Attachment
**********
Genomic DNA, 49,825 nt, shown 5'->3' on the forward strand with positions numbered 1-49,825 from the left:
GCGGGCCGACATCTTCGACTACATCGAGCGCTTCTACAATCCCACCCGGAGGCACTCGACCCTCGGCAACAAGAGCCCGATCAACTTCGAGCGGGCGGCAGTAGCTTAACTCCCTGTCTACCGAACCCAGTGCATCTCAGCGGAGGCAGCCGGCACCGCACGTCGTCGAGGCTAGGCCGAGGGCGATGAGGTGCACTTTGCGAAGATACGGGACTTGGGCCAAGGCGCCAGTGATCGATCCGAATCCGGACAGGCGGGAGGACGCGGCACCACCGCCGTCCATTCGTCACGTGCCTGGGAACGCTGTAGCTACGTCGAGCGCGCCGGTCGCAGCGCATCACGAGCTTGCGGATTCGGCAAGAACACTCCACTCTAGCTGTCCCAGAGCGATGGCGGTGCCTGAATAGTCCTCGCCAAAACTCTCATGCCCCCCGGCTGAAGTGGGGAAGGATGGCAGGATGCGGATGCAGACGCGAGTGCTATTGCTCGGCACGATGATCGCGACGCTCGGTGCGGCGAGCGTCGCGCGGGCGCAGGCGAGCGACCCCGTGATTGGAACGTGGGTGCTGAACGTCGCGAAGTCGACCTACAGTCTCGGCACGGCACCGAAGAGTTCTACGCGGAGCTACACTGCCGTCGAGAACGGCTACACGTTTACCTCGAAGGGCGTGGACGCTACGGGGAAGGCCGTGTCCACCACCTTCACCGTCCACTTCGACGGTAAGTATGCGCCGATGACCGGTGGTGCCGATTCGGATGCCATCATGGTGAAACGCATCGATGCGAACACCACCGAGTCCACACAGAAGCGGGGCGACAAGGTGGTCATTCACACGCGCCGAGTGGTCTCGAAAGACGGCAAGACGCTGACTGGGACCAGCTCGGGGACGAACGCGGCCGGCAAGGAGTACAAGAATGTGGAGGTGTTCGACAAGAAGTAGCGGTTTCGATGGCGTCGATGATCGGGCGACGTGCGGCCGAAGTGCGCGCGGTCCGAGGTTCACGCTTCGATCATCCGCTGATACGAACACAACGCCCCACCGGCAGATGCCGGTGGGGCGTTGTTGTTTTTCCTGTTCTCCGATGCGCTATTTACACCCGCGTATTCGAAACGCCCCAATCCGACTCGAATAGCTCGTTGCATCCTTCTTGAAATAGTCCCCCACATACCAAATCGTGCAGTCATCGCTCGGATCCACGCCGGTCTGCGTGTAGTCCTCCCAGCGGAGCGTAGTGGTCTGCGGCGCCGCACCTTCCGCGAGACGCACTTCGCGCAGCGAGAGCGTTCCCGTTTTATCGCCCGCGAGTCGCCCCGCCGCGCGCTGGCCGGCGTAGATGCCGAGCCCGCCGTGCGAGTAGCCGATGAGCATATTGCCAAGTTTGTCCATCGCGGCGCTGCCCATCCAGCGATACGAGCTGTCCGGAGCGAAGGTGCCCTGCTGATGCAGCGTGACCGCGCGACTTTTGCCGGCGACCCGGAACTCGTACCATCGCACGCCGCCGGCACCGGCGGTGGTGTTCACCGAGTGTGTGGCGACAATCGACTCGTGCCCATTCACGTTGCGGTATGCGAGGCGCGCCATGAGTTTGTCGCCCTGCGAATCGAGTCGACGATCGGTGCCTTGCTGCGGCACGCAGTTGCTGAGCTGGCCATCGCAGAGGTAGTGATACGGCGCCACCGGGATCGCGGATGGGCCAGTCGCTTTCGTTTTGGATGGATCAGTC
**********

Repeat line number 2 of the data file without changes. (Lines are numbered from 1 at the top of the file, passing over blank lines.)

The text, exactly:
GCGGGCCGACATCTTCGACTACATCGAGCGCTTCTACAATCCCACCCGGAGGCACTCGACCCTCGGCAACAAGAGCCCGATCAACTTCGAGCGGGCGGCAGTAGCTTAACTCCCTGTCTACCGAACCCAGTGCATCTCAGCGGAGGCAGCCGGCACCGCACGTCGTCGAGGCTAGGCCGAGGGCGATGAGGTGCACTTTGCGAAGATACGGGACTTGGGCCAAGGCGCCAGTGATCGATCCGAATCCGGACAGGCGGGAGGACGCGGCACCACCGCCGTCCATTCGTCACGTGCCTGGGAACGCTGTAGCTACGTCGAGCGCGCCGGTCGCAGCGCATCACGAGCTTGCGGATTCGGCAAGAACACTCCACTCTAGCTGTCCCAGAGCGATGGCGGTGCCTGAATAGTCCTCGCCAAAACTCTCATGCCCCCCGGCTGAAGTGGGGAAGGATGGCAGGATGCGGATGCAGACGCGAGTGCTATTGCTCGGCACGATGATCGCGACGCTCGGTGCGGCGAGCGTCGCGCGGGCGCAGGCGAGCGACCCCGTGATTGGAACGTGGGTGCTGAACGTCGCGAAGTCGACCTACAGTCTCGGCACGGCACCGAAGAGTTCTACGCGGAGCTACACTGCCGTCGAGAACGGCTACACGTTTACCTCGAAGGGCGTGGACGCTACGGGGAAGGCCGTGTCCACCACCTTCACCGTCCACTTCGACGGTAAGTATGCGCCGATGACCGGTGGTGCCGATTCGGATGCCATCATGGTGAAACGCATCGATGCGAACACCACCGAGTCCACACAGAAGCGGGGCGACAAGGTGGTCATTCACACGCGCCGAGTGGTCTCGAAAGACGGCAAGACGCTGACTGGGACCAGCTCGGGGACGAACGCGGCCGGCAAGGAGTACAAGAATGTGGAGGTGTTCGACAAGAAGTAGCGGTTTCGATGGCGTCGATGATCGGGCGACGTGCGGCCGAAGTGCGCGCGGTCCGAGGTTCACGCTTCGATCATCCGCTGATACGAACACAACGCCCCACCGGCAGATGCCGGTGGGGCGTTGTTGTTTTTCCTGTTCTCCGATGCGCTATTTACACCCGCGTATTCGAAACGCCCCAATCCGACTCGAATAGCTCGTTGCATCCTTCTTGAAATAGTCCCCCACATACCAAATCGTGCAGTCATCGCTCGGATCCACGCCGGTCTGCGTGTAGTCCTCCCAGCGGAGCGTAGTGGTCTGCGGCGCCGCACCTTCCGCGAGACGCACTTCGCGCAGCGAGAGCGTTCCCGTTTTATCGCCCGCGAGTCGCCCCGCCGCGCGCTGGCCGGCGTAGATGCCGAGCCCGCCGTGCGAGTAGCCGATGAGCATATTGCCAAGTTTGTCCATCGCGGCGCTGCCCATCCAGCGATACGAGCTGTCCGGAGCGAAGGTGCCCTGCTGATGCAGCGTGACCGCGCGACTTTTGCCGGCGACCCGGAACTCGTACCATCGCACGCCGCCGGCACCGGCGGTGGTGTTCACCGAGTGTGTGGCGACAATCGACTCGTGCCCATTCACGTTGCGGTATGCGAGGCGCGCCATGAGTTTGTCGCCCTGCGAATCGAGTCGACGATCGGTGCCTTGCTGCGGCACGCAGTTGCTGAGCTGGCCATCGCAGAGGTAGTGATACGGCGCCACCGGGATCGCGGATGGGCCAGTCGCTTTCGTTTTGGATGGATCAGTC